wrote:
    > We have a library that implements a simple scripting language. Our
    > implementation appears to have been deprecated by Java 5 and we need
    > some input on how to make the code compliant. (The code still compiles
    > and works but it spits out the "unchecked type" warnings, and Sun's
    > docs seem to indicate this may be disallowed in future versions).
    >
    > The basic situation:
    >
    > 1) We have a variable map stored in a Map<Object,Object>
    > 2) We have a function called Put which takes an object and puts inside
    > a Collection stored in the variable map
    > 3) Previously we did this simply as (abbreviated syntax)
    >
    > void put( String variable, Object data ) {
    > Object obj = variables.get( variable );
    > if( !(obj instanceof Collection) )
    > throw ...;
    > ((Collection)obj).add( data );
    > }
    >
    > The caller of the function was responsible for inserting the correct
    > types into the correct collections. Additionally, the actual type of
    > the collection is not known, if may be of Numbers, Strings, or just
    > Objects.
    >
    > 4) With the new Java (5) this causes unchecked type warnings because
    > "add" uses a generic type in its signature. (We have an equivalent
    > case with "get", but that works fine since it isn't typed).
    >
    > Out initial idea was to do the following:
    >
    > Object obj = variables.get( variable );
    > if( !(obj instanceof Collection<? extends Object>) )
    > throw ...;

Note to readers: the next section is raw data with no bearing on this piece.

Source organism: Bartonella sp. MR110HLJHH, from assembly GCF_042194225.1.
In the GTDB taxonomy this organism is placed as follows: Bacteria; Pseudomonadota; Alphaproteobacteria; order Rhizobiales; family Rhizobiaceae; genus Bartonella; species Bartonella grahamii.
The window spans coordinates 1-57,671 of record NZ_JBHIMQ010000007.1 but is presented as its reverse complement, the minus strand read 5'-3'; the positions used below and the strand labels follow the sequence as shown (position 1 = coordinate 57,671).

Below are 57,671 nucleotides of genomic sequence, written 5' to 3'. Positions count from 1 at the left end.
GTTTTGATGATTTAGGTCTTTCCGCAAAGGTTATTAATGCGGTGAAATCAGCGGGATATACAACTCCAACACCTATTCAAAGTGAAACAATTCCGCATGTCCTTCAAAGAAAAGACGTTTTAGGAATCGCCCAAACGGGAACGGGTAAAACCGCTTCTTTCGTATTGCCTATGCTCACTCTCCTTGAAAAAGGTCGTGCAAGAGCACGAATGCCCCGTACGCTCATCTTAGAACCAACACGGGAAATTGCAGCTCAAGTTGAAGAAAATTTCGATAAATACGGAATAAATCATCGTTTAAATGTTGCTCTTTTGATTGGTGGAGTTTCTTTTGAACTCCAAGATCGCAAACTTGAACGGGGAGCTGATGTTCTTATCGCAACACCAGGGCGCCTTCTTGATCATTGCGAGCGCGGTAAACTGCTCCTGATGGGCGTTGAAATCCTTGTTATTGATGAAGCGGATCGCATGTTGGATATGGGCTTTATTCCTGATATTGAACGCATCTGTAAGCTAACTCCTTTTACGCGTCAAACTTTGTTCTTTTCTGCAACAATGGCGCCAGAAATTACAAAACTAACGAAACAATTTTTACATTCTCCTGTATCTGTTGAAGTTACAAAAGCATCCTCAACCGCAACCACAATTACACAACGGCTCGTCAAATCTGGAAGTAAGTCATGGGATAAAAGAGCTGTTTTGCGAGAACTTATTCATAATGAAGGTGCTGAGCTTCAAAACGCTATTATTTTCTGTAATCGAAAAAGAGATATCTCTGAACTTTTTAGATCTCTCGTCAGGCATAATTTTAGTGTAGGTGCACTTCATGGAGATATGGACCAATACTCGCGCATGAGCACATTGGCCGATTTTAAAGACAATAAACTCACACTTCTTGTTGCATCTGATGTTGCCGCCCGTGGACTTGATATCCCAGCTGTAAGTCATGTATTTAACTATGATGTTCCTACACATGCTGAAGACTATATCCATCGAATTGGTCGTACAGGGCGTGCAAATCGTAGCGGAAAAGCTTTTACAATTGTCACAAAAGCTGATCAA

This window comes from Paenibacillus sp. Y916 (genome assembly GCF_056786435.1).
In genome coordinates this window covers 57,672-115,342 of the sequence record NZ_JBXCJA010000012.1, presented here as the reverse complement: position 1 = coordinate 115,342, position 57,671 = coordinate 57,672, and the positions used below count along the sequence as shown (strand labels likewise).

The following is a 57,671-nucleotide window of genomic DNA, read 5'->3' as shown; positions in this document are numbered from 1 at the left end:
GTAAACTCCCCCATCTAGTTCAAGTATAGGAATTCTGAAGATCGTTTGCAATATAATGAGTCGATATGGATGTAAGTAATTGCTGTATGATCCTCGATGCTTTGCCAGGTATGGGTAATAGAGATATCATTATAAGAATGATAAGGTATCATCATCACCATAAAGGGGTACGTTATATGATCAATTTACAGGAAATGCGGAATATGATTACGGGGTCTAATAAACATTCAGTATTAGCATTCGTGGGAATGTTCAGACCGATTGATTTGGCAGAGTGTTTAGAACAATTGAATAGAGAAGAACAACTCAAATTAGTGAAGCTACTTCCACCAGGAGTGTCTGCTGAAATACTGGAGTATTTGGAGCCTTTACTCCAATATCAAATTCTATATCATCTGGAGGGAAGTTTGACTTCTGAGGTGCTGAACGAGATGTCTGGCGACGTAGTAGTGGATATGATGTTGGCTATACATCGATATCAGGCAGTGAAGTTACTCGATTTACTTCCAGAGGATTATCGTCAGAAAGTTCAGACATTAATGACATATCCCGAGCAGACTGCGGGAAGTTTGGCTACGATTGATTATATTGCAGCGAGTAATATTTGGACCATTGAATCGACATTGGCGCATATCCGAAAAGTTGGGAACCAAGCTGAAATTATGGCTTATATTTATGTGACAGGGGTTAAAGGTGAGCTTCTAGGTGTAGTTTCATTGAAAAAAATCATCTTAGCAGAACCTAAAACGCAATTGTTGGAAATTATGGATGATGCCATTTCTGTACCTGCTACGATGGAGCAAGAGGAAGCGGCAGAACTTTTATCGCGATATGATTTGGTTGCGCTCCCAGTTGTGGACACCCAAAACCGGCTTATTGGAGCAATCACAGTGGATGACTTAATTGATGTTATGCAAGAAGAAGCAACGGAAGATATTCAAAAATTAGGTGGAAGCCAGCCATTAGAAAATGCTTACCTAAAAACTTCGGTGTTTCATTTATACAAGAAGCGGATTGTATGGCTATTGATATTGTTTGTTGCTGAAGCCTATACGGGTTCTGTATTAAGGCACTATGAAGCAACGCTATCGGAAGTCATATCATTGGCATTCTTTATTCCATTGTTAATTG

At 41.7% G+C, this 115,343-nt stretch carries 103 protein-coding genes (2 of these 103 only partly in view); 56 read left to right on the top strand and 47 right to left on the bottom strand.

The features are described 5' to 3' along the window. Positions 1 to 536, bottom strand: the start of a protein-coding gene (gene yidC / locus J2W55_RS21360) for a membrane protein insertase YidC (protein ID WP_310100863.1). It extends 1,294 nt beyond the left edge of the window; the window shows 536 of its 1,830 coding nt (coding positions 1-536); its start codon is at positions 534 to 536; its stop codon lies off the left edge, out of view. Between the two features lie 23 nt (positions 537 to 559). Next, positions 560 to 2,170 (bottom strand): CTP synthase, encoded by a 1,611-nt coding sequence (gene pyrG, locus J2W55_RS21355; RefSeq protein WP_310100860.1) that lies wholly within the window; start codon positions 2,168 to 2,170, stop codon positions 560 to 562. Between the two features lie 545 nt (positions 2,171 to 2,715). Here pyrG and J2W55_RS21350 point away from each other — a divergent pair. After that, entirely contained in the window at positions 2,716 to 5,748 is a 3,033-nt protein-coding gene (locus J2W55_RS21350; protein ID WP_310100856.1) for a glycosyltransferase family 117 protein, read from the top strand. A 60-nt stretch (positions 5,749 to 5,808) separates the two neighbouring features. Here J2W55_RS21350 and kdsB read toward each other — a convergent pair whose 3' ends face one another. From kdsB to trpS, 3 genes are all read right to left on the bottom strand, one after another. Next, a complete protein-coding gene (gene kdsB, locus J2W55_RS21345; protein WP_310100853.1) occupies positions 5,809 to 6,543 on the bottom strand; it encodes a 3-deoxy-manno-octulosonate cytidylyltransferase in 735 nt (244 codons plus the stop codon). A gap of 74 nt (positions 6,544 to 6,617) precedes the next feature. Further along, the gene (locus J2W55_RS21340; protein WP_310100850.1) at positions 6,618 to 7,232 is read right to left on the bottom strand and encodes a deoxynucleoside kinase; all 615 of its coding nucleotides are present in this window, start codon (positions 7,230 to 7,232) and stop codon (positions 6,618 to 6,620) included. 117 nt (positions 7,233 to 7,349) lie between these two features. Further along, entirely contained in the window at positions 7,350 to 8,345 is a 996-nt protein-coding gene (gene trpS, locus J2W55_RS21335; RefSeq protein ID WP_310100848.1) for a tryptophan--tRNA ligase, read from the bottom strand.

> ((Collection<? extends Object>)obj).add( data );
    >
    > But that just produces two warnings instead of one because you can't
    > use instanceof with wildcards and the following cast is also converting
    > from untyped to typed.
    >
    > This disallowed casting concerns me additionally, since even if we
    > rewrite the code such that we always know a COllection<Object> is
    > stored in the variable, it doesn't appear to help, since we still need
    > to do the cast and get the unchecked warning.
    >
    > Has this type of functionaly truly been deprecated? Or is there someway
    > to achieve this without gettnig the warning messages?


    Here's a trick to get rid of the compiler warning messages when you
    really do need to cast an Object to a generic type, such as when
    deserializing objects, or your example. I keep this utility class around:

    public class CastUtils {
    public static <T> T cast(Object o) {
    return (T)o;
    }
    }

    You'll get an "unchecked cast" warning when compiling the CastUtils
    class, but not when you use it, like this:

    Object obj = new ArrayList<String>();
    // following statement generates no compiler warning
    List<String> list = CastUtils.cast(obj);

    I think using this is better than just allowing the warning messages,
    since in a large project you may end up with too many spurious warnings
    to notice the valid ones.

    Note: Just keep in mind that the cast method is more dangerous than a
    normal cast because it lets you cast any type of object to any other
    type. As long as you only use it to cast Object to other types, then
    it's no worse than the normal cast.

    Adam
    Adam P. Jenkins, Jan 18, 2005
    #3